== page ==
The gaming world has been shocked this year by the number of nongamers (like me) who have jumped on the Wii Fit bangwagon. EA Sports is coming after us, and they have Oprah's trainer!
While the hugely popular Wii Fit game has a nice collection of stretching and balance exercises, it doesn't have too much to get your heart pumping except for a few mini games. I also don't like having to "unlock" workouts by playing for a loooooong time instead of just setting up a specific home workout routine. Despite those criticisms, the game has tapped into the ocean of nongamers who have snapped up more than 2.3 million copies of the game and balance board.
The new EA Sports Active game for the Wii is coming after that market. Unlike the stretching and yoga of Wii Fit, this is more like those old Jane Fonda workout tapes. Pop it in and start moving. There's even a 30-day challenge set up by Oprah's own fitness guru Bob Greene which is like putting a sniper scope on 30-something mothers who buy the bulk of the in-home fitness materials.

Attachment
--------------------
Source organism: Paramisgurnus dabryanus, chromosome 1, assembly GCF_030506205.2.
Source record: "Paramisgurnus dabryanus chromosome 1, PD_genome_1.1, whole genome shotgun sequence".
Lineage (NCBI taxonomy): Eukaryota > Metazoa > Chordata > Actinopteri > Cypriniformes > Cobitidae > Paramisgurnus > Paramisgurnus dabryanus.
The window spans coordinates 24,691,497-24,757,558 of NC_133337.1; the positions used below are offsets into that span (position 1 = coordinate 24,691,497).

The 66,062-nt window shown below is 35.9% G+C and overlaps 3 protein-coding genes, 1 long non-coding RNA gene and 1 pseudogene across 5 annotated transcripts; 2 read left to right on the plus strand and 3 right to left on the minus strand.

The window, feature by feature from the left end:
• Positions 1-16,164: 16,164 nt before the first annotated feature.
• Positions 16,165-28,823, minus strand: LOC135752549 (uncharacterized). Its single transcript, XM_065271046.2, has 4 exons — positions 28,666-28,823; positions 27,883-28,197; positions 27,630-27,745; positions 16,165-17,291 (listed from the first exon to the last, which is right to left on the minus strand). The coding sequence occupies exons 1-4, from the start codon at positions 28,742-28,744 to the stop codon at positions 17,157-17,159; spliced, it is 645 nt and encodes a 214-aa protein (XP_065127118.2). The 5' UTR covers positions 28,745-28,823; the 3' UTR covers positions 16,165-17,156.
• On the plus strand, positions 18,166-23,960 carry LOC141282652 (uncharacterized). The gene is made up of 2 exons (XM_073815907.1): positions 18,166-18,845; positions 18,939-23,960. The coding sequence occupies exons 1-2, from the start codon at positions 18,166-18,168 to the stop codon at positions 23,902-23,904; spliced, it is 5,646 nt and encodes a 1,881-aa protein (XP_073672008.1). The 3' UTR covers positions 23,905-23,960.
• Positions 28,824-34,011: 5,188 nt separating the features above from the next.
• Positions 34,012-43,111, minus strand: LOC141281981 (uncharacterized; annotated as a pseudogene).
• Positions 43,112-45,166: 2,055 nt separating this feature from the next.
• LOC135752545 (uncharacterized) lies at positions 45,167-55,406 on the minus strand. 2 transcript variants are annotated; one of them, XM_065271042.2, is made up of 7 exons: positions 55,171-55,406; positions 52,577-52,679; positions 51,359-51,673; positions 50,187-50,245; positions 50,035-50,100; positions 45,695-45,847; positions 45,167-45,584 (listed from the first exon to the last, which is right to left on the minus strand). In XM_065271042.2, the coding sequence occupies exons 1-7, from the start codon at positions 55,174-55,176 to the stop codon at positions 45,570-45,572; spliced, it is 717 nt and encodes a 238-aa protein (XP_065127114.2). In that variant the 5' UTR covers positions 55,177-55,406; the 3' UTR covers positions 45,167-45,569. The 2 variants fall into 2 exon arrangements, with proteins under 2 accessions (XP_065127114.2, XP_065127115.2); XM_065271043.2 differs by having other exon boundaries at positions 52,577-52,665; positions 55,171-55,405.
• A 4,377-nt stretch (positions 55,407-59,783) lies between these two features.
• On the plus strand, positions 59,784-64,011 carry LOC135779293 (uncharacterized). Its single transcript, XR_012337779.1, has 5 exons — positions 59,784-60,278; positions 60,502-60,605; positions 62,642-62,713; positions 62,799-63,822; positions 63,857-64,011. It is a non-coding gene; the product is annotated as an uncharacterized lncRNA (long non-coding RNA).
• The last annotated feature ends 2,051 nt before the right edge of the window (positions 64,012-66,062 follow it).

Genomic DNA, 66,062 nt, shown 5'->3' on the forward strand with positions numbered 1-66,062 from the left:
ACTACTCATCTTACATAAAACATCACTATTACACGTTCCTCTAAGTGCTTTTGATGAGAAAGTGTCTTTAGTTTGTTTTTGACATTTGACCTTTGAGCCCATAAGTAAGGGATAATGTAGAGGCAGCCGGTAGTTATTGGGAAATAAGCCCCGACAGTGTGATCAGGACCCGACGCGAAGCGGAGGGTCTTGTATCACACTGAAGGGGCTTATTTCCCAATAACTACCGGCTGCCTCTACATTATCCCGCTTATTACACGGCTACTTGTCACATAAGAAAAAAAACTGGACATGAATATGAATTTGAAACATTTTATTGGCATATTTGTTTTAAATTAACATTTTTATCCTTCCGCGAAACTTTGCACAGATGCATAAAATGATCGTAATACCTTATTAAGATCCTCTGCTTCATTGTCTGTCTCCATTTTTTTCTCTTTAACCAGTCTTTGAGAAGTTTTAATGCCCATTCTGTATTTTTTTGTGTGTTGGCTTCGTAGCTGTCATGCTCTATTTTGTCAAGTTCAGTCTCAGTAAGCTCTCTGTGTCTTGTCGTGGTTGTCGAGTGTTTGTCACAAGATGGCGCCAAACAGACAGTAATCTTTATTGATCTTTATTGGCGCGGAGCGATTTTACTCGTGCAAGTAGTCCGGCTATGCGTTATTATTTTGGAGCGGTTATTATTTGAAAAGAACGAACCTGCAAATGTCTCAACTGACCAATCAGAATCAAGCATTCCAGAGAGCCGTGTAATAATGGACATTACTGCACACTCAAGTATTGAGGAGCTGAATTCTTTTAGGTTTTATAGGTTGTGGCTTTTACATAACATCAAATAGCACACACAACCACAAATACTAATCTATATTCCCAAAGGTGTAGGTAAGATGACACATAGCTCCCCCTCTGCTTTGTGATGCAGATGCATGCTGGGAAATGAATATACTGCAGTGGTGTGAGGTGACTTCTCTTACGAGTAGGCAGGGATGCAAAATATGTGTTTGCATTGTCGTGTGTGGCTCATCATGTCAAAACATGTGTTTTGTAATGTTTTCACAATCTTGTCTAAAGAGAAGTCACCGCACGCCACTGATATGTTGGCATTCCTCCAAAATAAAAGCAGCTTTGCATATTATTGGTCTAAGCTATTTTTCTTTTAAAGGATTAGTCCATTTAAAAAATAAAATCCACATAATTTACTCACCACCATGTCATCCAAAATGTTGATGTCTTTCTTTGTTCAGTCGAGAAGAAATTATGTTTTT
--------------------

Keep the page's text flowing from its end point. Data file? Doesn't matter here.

The EA Sports game doesn't require the balance board so you can use this without buying one. If you do have a balance board, the games can be more interesting. What it does add is a cheap rubber resistance band for strength training and a neoprene harness you put around your thigh and tuck the Wii Nunchuk into.
Instead of the much-hated BMI as an indicator on Wii Fit, this one uses a calorie counter, virtual personal trainer, 30-day weight-loss program, and customizable workouts.
It was definitely a stronger workout, though I found that Nunchuk on my thigh incredibly annoying. It takes some practice to get it tight enough to stay in place and with the Nunchuk facing the right way to record your movements on the game.
The other assault on the Wii Fit is the price. EA Sports Active is $60, which gets you more sweat equity than the $90 Wii Fit game.
But neither of these games comes close to the real thing. Both of these games leave me feeling eager to get to a real boxing class or a real ski slope where, you know, there are actual people and the fun isn't virtual.